Strathclyde University, 14 Nov. As Germany prepares to forcibly deport thousands of Romanian Gypsies and I debates a new constitution specifically designed to stem the flow of unwelcome immigrants, the sudden rise of J, a crusading anti-fascist funk-rap-metal musician in that well-rounded Prince stylee , is to be welcomed by all those whose politics veer to the left of Attila the Hun. But, frankly, in deciding whether to endorse for your edifieation and entertainment this baby-faced Bono and the ridiculous Sledgehammer crew of Spinal Tap wannabees who make up his blustering backing band, I’m talking legions of devils and all seven of the deep blue seas.

The rampaging ‘We Are The Majority’ and ‘Gestapo’ are the sound of fury untamed. The lyrical content, a mixture of rallying calls to anti-fascist insurrection and hubristic declarations of J ’5 East German roots and culture, is a remarkably convincing American street vernacular for a German resident of Paris. The problems centre largely on the music itself, a horrendous facsimile of Neanderthal chest-beating, foot- stomping power metal which brooks no discourse, tolerates no dissension. J should refer to the open-mike and open-mind sessions of Consolidated concerts for case study. Secondly, in an attempt either to soften that message or, I fear, simply to admit that music is the idle home for over-inflated egos, there’s a worrying tendency towards self-indulgent lurve celebrations. The self-celebratory ‘Night Time’ and ‘Best Thang’, complete with lewd wiggles and waddles, detract, worryingly so, from the grinding efficacy of the nihilistic ‘First They Came’. And, finally, there’s the age-old rap problem of incisive lyrics being drowned out in muddy mix where the instrumentation is wrongly seen as the real instrument of power. (Calvin Bush)


Music Box, Edinburgh, 10 Nov.

It couldn’t be down to the bands anyway. The lateness otthe hour, the paucity oi publicity, the nut-lreezlng hostility ol the weather. All these conspired to turn the Avalanche party into more oi a wake. More to the point, was anyone awake? But that couldn’t be the bands' lault, could It? Surely?

Alter all, The Joyriders would appear, hopetully tree at the crumbly dissonance that passed lor their live sound at The Venue a week ago. And Riverhead would appear, brandishing a new single with a truckload oi marketing gimmicks llagglng its arrival -the best gimmick oi all being that it’s a pretty marvellous record, shiny and brittle.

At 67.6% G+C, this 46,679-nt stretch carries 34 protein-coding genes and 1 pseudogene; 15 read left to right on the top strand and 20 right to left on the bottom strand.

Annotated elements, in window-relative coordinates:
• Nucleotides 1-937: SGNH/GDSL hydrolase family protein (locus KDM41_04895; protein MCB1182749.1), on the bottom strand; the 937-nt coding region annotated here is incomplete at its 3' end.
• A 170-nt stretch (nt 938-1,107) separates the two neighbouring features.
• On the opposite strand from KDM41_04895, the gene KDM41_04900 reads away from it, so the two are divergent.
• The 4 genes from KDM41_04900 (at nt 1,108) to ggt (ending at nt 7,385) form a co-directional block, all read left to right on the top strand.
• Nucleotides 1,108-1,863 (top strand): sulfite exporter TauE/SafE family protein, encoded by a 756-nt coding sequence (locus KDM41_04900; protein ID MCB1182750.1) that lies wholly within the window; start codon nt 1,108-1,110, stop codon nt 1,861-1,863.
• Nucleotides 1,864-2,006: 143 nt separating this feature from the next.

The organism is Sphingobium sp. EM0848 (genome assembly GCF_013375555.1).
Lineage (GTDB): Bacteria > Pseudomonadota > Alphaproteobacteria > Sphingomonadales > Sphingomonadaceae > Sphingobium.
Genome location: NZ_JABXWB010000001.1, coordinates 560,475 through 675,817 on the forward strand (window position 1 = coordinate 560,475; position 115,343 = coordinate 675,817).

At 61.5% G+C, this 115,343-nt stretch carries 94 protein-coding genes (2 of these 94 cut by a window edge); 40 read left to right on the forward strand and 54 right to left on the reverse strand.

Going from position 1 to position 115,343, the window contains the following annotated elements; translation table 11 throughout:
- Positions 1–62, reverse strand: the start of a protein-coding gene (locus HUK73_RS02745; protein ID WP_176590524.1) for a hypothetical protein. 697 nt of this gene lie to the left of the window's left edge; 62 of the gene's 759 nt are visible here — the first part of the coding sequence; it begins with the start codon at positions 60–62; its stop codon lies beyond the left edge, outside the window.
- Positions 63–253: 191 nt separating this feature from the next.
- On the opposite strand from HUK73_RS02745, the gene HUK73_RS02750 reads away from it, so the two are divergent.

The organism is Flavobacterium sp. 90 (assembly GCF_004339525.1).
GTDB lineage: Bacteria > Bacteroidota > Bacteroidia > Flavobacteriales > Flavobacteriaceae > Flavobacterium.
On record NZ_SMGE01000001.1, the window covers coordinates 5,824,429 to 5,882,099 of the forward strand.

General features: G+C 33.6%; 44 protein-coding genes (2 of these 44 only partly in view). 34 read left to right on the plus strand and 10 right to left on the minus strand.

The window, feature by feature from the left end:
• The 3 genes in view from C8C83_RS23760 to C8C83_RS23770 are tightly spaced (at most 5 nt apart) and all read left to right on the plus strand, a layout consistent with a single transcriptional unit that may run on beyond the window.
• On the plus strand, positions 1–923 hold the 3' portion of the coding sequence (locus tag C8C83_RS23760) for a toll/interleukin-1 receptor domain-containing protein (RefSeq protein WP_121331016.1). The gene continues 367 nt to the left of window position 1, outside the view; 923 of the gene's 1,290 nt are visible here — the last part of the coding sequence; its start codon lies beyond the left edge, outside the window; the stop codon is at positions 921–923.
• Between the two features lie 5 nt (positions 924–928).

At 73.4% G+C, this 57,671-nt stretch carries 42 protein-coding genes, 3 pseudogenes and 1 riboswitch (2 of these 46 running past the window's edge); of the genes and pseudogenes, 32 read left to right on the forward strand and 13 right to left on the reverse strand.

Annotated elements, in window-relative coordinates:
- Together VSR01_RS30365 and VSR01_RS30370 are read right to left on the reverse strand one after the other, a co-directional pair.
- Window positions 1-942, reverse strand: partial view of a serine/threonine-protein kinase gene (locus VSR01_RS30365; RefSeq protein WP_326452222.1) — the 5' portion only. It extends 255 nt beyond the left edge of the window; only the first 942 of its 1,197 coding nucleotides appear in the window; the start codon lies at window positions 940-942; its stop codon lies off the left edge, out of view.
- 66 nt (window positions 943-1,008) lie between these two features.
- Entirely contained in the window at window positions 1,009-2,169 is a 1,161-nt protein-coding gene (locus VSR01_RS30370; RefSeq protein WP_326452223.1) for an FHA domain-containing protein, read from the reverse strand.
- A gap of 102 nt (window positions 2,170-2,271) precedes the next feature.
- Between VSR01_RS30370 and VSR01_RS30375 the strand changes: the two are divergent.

Aaanyway, here's The Joyriders and, nae luck, the apathy ls parasitic. The Joyriders’ ieel their habitual brio sucked up and swallowed whole by the black hole in lront oi the stage. Eleventh-hour additions to the lestlvltles, they seem unchulted in the extreme and who can blame them.

' They slouch.

And Blverhead lope. Richard Conte ambles around the stage, shrugging oil the black environs and linding (cold) comlort ln ‘Slnglng Her Praises’ which roliocked - and then in ‘Seems So Real’. The lead track irom their ‘lladdlt’ EP is keener, eagerto get on and llash its speedrock stripes. ’Cos when Blverhead llash, like they do on that new single ‘Was Away' (and it only costs 25p and you have just been I served with a compulsory purchase | order), they mince up the lumpy hits at gristle that clog up some at their other tracks. Something that could have been called ‘Wart On My Ears’ was just that.

Atthelr peak they’re (nearly) as plangent as REM and (just about) as rueiul as Orange Juice. Some melange that. Or is it a souiile? Whatever, tonight was a misleading sldetrack in the genesis ot a line label (Alva) and twoiiner bands. Question is, which came ilrst, the punter apathy or the band slopplness? Tell you what, let's blame the government. (Craig McLean)


Concerts listed are those at major venues. tor which tickets are on public sale at time oi going ot press.


I GLASGOW BARROWLAND (226 4679) Ned‘s Atomic Dustbin, 5 Dec; The Pogues. 6 Dec; Australian Doors, 7 Dec; Brand New Heavies, 9 Dec; Sonic Youth, 10 Dec; Izzy Stradlin, 12




King Tut’s Wah Wah Hut, Glasgow, 12 Nov. Two women, alike In dignity. Turn this